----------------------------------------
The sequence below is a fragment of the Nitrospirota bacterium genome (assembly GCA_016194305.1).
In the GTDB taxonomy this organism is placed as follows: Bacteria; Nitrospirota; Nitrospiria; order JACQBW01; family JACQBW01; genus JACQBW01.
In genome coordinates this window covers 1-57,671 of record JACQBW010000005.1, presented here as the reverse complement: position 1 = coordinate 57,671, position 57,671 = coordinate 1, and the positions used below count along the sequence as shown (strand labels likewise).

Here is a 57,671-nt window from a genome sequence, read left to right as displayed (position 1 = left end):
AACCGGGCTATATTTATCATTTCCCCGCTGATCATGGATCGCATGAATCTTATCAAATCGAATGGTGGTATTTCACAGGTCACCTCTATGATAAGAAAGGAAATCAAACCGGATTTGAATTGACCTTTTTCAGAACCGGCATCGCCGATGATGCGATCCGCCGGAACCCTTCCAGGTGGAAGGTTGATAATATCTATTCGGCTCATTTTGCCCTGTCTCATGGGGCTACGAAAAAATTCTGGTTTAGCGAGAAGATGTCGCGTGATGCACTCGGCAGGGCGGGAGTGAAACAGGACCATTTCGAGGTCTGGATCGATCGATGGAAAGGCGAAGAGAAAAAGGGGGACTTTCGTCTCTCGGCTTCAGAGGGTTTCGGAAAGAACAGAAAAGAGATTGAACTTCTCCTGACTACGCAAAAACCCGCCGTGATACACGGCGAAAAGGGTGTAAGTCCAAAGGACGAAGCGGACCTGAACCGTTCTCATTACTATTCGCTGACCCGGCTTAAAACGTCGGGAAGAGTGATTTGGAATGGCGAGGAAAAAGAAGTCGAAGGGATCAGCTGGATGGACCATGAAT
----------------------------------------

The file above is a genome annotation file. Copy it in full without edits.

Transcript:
The sequence below is a fragment of the Nitrospirota bacterium genome (assembly GCA_016194305.1).
In the GTDB taxonomy this organism is placed as follows: Bacteria; Nitrospirota; Nitrospiria; order JACQBW01; family JACQBW01; genus JACQBW01.
In genome coordinates this window covers 1-57,671 of record JACQBW010000005.1, presented here as the reverse complement: position 1 = coordinate 57,671, position 57,671 = coordinate 1, and the positions used below count along the sequence as shown (strand labels likewise).

Here is a 57,671-nt window from a genome sequence, read left to right as displayed (position 1 = left end):
AACCGGGCTATATTTATCATTTCCCCGCTGATCATGGATCGCATGAATCTTATCAAATCGAATGGTGGTATTTCACAGGTCACCTCTATGATAAGAAAGGAAATCAAACCGGATTTGAATTGACCTTTTTCAGAACCGGCATCGCCGATGATGCGATCCGCCGGAACCCTTCCAGGTGGAAGGTTGATAATATCTATTCGGCTCATTTTGCCCTGTCTCATGGGGCTACGAAAAAATTCTGGTTTAGCGAGAAGATGTCGCGTGATGCACTCGGCAGGGCGGGAGTGAAACAGGACCATTTCGAGGTCTGGATCGATCGATGGAAAGGCGAAGAGAAAAAGGGGGACTTTCGTCTCTCGGCTTCAGAGGGTTTCGGAAAGAACAGAAAAGAGATTGAACTTCTCCTGACTACGCAAAAACCCGCCGTGATACACGGCGAAAAGGGTGTAAGTCCAAAGGACGAAGCGGACCTGAACCGTTCTCATTACTATTCGCTGACCCGGCTTAAAACGTCGGGAAGAGTGATTTGGAATGGCGAGGAAAAAGAAGTCGAAGGGATCAGCTGGATGGACCATGAAT